George Carlin was wrong. Turns out you can say piss
on the air, or, it would seem by extension, any other "dirty" word so long you're mad or just trying to insult someone.
What will get you in trouble with the feds is shocking or pandering sex or bathroom humor. Well, maybe not even that.
First Amendment advocates and conservative parents groups, generally antagonists in the debate over raunchy broadcasts, have long agreed that the FCC's efforts at policing indecency and profanity are inconsistent and confusing.
The FCC appears to have created more confusion in dismissing an indecency complaint filed against Entercom's WGR(AM) Buffalo, N.Y. At issue is a June 28 decision denying Michael Palko's appeal of a 2001 dismissal of his complaint against its morning show, hosted by Tom Bauerle.
A five-page decision signed by Enforcement Bureau Chief David Solomon explains that a long-running Bauerle gag, in which callers were asked to name National Hockey League players and officials they would like to "piss on," did not violate federal prohibitions on indecent broadcasts. That's because Bauerle's use of the phrase, the bureau said, was akin to the slang terms for anger, pissed at
and pissed off, not the kind of raunchy talk about sex organs and excretory activities the FCC restricts these days. But the gag arguably did refer to excretory activities, since it coincided with WGR's distribution of urinal splash guards with the letters NHL.
"Over the years, stations could get in trouble over double entendre that could be interpreted to have a sexual or excretory meaning," said Robert Corn-Revere, a First Amendment attorney with Washington firm Hogan & Hartson. "Here, they appear to be bending over backwards the other way," exonerating programming that at least on its face could refer to an excretory activity. Corn-Revere often complains that federal efforts to punish indecent programming violate free-speech rights.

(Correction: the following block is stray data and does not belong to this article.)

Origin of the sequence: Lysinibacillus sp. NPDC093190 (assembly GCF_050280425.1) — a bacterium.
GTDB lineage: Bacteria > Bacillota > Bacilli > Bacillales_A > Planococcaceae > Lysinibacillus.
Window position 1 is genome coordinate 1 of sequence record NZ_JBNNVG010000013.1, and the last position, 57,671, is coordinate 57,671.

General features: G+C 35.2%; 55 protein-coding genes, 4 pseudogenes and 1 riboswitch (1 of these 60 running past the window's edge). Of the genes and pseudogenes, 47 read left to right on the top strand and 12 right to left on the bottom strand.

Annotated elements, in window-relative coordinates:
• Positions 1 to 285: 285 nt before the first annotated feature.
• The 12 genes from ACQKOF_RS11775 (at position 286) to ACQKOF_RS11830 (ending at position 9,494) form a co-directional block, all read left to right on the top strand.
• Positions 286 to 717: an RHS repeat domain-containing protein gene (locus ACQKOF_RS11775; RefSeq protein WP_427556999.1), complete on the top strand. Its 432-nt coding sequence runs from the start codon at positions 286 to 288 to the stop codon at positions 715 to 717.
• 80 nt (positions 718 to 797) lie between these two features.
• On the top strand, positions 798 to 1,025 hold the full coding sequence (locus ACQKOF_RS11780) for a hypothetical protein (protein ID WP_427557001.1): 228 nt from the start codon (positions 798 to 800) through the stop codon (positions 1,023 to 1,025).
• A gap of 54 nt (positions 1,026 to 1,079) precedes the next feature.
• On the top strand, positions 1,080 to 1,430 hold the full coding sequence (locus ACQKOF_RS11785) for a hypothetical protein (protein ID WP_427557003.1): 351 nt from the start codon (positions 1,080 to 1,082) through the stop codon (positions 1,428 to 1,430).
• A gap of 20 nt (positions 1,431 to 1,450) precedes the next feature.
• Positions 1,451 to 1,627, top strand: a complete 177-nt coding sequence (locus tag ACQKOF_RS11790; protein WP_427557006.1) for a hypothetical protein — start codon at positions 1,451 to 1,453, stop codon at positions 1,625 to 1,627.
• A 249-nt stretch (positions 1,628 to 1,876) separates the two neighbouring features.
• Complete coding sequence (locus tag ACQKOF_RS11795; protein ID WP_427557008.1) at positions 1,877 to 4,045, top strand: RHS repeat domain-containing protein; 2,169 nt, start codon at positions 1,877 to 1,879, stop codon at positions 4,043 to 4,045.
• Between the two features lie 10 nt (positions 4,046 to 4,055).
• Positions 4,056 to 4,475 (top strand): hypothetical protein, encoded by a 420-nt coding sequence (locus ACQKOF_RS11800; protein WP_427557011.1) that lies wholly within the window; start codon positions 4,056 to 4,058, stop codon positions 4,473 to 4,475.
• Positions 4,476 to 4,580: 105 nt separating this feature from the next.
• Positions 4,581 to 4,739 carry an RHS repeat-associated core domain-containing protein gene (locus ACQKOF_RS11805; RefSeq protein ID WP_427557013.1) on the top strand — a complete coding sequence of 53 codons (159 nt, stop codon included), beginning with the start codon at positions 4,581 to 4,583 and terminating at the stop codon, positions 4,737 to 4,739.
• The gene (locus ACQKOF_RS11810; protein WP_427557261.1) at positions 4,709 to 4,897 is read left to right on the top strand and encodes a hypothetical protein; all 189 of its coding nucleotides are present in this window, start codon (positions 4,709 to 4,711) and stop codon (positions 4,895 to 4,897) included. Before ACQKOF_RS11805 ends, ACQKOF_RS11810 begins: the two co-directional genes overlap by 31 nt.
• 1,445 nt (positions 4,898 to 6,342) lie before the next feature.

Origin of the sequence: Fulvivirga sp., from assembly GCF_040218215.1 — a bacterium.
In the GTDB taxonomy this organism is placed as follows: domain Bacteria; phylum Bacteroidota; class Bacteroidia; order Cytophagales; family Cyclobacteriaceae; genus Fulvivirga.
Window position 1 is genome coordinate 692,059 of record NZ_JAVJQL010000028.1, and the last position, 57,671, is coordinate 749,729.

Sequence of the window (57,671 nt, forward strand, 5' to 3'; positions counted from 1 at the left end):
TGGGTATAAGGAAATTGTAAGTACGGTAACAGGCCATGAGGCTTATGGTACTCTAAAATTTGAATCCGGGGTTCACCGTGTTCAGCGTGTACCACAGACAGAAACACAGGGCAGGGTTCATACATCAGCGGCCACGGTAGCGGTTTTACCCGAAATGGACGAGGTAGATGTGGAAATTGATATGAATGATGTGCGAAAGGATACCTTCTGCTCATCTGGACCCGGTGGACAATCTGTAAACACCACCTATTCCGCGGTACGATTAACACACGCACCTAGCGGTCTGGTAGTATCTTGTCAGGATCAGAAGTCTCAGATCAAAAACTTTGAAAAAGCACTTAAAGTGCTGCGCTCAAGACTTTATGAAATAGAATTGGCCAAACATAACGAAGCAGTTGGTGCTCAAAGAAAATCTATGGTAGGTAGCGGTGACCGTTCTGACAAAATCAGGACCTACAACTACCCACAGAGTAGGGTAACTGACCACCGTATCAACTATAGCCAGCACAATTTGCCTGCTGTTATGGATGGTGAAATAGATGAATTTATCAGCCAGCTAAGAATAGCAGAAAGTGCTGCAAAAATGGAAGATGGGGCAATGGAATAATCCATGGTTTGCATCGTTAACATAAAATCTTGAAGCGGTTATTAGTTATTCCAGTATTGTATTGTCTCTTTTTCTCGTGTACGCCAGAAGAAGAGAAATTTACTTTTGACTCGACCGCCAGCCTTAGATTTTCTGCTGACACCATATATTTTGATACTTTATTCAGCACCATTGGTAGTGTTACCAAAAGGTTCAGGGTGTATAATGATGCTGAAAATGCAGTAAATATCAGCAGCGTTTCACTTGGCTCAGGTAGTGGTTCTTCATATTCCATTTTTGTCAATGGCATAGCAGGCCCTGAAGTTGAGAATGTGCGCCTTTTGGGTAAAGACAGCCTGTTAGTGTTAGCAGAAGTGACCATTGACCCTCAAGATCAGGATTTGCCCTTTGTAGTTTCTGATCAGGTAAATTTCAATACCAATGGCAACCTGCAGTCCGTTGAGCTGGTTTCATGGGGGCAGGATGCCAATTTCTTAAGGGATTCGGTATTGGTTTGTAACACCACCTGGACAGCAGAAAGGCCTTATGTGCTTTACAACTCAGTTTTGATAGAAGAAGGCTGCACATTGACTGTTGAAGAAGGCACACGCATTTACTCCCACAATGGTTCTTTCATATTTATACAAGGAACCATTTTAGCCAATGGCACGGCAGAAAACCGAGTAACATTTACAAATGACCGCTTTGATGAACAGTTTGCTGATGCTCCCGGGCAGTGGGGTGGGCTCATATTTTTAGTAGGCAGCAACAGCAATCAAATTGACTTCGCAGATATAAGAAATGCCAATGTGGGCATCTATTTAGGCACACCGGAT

On the other side, the FCC's conservative critics are fuming. "This is going to open floodgates to more vulgar language on radio and television," said Martha Kleder, policy analyst for the Culture and Family Institute. "I don't know what it means for the fall broadcast season, but it doesn't look good."
Tougher-enforcement backers say other reasoning in the decision adds insult to injury. Bauerle's use of the expression sawed-off little prick
was acceptable in the context, the FCC said, because the phrase merely referred to a "vulgar insult." Since 1993, the FCC has decreed that use of a specific word, in and of itself, does not necessarily warrant sanction, but until now insults were not among the specified acceptable uses.
An aide to FCC Commissioner Michael Copps said letting WGR off is akin to last week's decision absolving ABC affiliate WGNO(TV) New Orleans from a complaint filed for a Philly
in which a district attorney refuses to stand "with my dick in my hand" while a defendant is set free.
Copps derided the WGNO decision, also issued by the agency's Enforcement Bureau as a concession that almost any word is permissible as long as it is not used in a very specific context. "I disagree. Some terms are in themselves indecent. Not so many years ago, the commission thought so, too."
Corn-Revere conceded, "This does appear to be a shift,"
Punishing indecent broadcasts is part of the FCC's statutory mandate, but carrying out the obligation in a manner that gives leeway for ever-shifting community standards has left the agency open for attack from both free-speech and family-values purists. "Because the touchstone of indecency determinations—contemporary standards—is subjective, the distinctions that arise from that standard are arbitrary and seem more arbitrary the more they are explained," said John Crigler, a Washington attorney fighting a fine levied against a station that aired an anti-misogynist rap by poet Sarah Jones.
In 1978, the FCC ruled that piss
and six other words were indecent and forbidden when children are likely among a broadcast station's audience. The ruling prompted comic George Carlin's famous "Seven Dirty Words" routine. Subsequent FCC rulings have chipped away at the blanket prohibition on the basis of context.